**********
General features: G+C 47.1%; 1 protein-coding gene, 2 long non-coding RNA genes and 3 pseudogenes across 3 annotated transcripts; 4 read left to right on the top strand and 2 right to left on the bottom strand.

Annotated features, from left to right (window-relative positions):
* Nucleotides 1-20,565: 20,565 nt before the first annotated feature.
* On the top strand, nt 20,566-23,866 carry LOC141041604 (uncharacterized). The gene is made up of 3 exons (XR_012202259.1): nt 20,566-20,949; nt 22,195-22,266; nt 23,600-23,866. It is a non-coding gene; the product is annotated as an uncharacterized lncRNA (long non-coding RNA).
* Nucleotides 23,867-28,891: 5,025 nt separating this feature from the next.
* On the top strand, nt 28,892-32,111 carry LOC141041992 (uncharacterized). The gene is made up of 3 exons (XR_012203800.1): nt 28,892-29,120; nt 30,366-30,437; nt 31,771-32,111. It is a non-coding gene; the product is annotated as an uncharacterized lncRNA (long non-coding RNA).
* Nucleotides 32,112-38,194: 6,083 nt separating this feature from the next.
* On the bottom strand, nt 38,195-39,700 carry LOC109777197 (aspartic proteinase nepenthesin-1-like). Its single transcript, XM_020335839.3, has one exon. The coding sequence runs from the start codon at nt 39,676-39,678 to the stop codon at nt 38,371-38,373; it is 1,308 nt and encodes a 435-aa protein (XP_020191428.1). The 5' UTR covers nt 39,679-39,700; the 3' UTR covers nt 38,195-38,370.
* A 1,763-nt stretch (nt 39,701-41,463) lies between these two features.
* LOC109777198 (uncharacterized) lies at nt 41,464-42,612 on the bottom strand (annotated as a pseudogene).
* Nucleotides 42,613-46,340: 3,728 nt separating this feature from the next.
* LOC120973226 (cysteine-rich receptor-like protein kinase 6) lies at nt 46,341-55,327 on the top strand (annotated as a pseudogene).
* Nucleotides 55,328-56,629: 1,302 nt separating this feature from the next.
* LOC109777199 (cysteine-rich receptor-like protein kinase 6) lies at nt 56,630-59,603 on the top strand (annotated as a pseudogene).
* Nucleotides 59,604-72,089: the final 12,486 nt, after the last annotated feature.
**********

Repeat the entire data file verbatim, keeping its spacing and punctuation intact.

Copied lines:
General features: G+C 47.1%; 1 protein-coding gene, 2 long non-coding RNA genes and 3 pseudogenes across 3 annotated transcripts; 4 read left to right on the top strand and 2 right to left on the bottom strand.

Annotated features, from left to right (window-relative positions):
* Nucleotides 1-20,565: 20,565 nt before the first annotated feature.
* On the top strand, nt 20,566-23,866 carry LOC141041604 (uncharacterized). The gene is made up of 3 exons (XR_012202259.1): nt 20,566-20,949; nt 22,195-22,266; nt 23,600-23,866. It is a non-coding gene; the product is annotated as an uncharacterized lncRNA (long non-coding RNA).
* Nucleotides 23,867-28,891: 5,025 nt separating this feature from the next.
* On the top strand, nt 28,892-32,111 carry LOC141041992 (uncharacterized). The gene is made up of 3 exons (XR_012203800.1): nt 28,892-29,120; nt 30,366-30,437; nt 31,771-32,111. It is a non-coding gene; the product is annotated as an uncharacterized lncRNA (long non-coding RNA).
* Nucleotides 32,112-38,194: 6,083 nt separating this feature from the next.
* On the bottom strand, nt 38,195-39,700 carry LOC109777197 (aspartic proteinase nepenthesin-1-like). Its single transcript, XM_020335839.3, has one exon. The coding sequence runs from the start codon at nt 39,676-39,678 to the stop codon at nt 38,371-38,373; it is 1,308 nt and encodes a 435-aa protein (XP_020191428.1). The 5' UTR covers nt 39,679-39,700; the 3' UTR covers nt 38,195-38,370.
* A 1,763-nt stretch (nt 39,701-41,463) lies between these two features.
* LOC109777198 (uncharacterized) lies at nt 41,464-42,612 on the bottom strand (annotated as a pseudogene).
* Nucleotides 42,613-46,340: 3,728 nt separating this feature from the next.
* LOC120973226 (cysteine-rich receptor-like protein kinase 6) lies at nt 46,341-55,327 on the top strand (annotated as a pseudogene).
* Nucleotides 55,328-56,629: 1,302 nt separating this feature from the next.
* LOC109777199 (cysteine-rich receptor-like protein kinase 6) lies at nt 56,630-59,603 on the top strand (annotated as a pseudogene).
* Nucleotides 59,604-72,089: the final 12,486 nt, after the last annotated feature.